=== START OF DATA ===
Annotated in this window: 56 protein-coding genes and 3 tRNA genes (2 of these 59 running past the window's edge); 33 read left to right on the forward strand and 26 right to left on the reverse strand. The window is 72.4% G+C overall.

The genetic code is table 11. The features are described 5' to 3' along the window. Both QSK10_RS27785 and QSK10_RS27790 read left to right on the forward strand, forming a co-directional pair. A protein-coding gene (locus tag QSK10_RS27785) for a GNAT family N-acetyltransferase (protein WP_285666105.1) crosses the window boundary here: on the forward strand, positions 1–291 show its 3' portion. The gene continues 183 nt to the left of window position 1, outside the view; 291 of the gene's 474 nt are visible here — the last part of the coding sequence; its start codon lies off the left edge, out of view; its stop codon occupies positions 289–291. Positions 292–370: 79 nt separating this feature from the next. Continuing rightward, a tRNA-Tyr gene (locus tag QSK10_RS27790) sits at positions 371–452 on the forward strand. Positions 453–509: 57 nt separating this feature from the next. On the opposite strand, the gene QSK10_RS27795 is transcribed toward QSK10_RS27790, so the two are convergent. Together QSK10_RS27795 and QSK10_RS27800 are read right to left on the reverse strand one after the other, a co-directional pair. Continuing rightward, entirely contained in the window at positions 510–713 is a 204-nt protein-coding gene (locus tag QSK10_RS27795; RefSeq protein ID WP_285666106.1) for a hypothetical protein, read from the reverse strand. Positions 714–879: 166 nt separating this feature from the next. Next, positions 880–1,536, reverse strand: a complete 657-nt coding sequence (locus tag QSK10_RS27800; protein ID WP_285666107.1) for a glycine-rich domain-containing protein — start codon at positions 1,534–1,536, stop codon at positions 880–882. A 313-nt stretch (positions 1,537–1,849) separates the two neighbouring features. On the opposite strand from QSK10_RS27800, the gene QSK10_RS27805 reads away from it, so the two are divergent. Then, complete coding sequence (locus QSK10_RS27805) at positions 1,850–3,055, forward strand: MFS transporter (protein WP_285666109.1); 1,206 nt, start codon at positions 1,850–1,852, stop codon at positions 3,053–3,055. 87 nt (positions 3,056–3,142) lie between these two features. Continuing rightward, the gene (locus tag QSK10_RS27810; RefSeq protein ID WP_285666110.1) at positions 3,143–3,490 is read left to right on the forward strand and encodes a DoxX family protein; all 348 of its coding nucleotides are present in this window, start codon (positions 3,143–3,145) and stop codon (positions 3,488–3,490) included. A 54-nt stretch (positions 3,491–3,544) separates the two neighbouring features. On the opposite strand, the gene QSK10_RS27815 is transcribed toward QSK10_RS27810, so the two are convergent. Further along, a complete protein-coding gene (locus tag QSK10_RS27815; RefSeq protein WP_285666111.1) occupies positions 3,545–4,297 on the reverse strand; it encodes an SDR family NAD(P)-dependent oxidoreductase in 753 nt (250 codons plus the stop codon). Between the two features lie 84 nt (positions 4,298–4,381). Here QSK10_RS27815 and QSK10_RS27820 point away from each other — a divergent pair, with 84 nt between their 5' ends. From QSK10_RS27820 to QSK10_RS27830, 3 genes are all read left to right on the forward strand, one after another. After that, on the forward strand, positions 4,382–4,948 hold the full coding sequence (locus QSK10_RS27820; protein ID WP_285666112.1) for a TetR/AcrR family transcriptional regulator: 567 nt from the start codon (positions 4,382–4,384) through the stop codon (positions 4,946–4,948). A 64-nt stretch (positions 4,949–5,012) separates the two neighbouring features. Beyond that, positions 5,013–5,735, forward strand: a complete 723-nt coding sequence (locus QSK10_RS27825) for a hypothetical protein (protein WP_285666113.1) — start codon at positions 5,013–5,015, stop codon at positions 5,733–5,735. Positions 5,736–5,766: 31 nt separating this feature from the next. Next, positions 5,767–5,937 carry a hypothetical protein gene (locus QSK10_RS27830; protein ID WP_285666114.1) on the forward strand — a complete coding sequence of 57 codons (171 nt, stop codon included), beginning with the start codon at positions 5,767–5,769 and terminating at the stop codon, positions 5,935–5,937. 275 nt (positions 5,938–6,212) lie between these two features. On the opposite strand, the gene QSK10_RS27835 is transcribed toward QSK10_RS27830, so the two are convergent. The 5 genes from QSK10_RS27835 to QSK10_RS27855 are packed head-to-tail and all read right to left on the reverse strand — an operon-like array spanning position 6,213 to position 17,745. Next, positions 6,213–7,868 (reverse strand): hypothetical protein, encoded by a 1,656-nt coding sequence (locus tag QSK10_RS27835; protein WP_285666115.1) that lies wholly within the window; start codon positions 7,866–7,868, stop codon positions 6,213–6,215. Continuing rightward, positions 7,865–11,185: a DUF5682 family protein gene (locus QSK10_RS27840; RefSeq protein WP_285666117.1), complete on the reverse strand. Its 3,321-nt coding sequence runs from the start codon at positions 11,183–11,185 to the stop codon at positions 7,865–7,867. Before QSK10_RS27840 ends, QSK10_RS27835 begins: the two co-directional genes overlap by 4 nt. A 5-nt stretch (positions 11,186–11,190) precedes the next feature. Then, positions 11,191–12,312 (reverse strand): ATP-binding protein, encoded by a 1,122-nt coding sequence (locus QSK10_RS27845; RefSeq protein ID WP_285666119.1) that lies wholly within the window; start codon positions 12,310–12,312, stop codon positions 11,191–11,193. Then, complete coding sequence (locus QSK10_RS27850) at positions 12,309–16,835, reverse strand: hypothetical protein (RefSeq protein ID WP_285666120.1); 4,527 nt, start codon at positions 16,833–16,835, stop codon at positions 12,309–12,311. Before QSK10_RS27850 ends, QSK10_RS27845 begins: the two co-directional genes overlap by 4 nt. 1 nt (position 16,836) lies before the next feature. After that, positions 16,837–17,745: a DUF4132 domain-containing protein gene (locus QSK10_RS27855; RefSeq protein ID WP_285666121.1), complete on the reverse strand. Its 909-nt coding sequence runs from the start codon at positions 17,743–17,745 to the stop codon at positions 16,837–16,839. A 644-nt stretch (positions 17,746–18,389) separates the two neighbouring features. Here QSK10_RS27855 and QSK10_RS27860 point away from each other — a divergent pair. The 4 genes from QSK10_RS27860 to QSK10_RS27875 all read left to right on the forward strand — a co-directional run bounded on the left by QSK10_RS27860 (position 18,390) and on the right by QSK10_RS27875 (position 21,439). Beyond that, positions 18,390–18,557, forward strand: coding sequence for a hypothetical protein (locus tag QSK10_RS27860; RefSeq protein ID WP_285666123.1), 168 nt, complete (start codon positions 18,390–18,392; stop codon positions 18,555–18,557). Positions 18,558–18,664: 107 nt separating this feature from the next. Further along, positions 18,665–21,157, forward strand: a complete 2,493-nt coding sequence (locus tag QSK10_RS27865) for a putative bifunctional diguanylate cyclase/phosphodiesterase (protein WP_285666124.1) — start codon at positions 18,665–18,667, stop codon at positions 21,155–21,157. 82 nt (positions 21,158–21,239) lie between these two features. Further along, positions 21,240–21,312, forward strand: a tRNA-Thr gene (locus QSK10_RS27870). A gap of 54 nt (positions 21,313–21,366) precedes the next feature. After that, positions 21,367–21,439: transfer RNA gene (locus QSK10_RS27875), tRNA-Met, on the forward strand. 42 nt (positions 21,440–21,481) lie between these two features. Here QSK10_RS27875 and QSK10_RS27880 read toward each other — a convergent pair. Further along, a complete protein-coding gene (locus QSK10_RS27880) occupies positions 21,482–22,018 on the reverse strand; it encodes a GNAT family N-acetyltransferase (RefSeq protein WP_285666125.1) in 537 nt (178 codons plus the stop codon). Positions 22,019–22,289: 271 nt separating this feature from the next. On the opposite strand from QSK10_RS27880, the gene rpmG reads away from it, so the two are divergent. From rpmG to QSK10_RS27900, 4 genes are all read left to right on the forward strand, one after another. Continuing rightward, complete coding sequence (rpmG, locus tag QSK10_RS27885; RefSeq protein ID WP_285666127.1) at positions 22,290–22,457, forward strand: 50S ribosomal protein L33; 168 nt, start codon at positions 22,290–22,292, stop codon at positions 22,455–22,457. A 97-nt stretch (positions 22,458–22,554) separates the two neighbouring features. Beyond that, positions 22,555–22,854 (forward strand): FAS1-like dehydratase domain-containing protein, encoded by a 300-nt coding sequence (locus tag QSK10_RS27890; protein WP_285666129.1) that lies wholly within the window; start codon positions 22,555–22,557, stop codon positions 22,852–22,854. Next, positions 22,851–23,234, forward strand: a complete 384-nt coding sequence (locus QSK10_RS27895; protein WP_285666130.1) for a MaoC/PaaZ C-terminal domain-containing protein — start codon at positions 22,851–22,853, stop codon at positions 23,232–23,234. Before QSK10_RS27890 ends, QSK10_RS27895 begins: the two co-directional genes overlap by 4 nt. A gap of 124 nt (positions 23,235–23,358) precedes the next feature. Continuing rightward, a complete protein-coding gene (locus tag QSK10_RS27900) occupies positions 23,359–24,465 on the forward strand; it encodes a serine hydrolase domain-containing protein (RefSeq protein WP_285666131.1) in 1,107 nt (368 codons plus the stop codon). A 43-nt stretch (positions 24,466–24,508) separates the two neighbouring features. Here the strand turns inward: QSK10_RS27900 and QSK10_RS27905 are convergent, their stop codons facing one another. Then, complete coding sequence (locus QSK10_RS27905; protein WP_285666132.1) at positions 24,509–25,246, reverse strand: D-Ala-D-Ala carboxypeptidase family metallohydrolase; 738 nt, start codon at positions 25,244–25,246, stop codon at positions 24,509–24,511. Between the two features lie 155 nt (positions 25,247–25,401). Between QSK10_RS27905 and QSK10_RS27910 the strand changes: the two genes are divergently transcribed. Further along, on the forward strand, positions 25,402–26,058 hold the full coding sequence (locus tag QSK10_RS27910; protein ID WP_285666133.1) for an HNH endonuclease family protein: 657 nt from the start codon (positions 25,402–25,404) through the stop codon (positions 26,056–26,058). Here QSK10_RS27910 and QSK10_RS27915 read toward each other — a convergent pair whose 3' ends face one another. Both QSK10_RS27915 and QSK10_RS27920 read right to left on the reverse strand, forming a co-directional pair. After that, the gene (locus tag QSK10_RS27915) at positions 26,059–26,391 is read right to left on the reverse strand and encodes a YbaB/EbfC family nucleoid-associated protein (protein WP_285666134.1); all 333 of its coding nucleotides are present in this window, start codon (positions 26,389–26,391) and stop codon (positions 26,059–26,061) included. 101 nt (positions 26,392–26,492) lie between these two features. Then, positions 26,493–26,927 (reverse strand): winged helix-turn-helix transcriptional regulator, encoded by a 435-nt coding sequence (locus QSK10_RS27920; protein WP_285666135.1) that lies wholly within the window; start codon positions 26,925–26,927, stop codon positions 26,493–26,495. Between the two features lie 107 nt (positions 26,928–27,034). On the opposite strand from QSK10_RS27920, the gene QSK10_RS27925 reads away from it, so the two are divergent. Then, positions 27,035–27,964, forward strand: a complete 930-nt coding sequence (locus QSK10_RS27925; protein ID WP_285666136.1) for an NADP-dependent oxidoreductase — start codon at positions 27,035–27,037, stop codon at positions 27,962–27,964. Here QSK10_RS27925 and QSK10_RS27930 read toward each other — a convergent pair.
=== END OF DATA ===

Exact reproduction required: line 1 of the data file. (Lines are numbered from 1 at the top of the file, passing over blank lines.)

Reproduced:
Annotated in this window: 56 protein-coding genes and 3 tRNA genes (2 of these 59 running past the window's edge); 33 read left to right on the forward strand and 26 right to left on the reverse strand. The window is 72.4% G+C overall.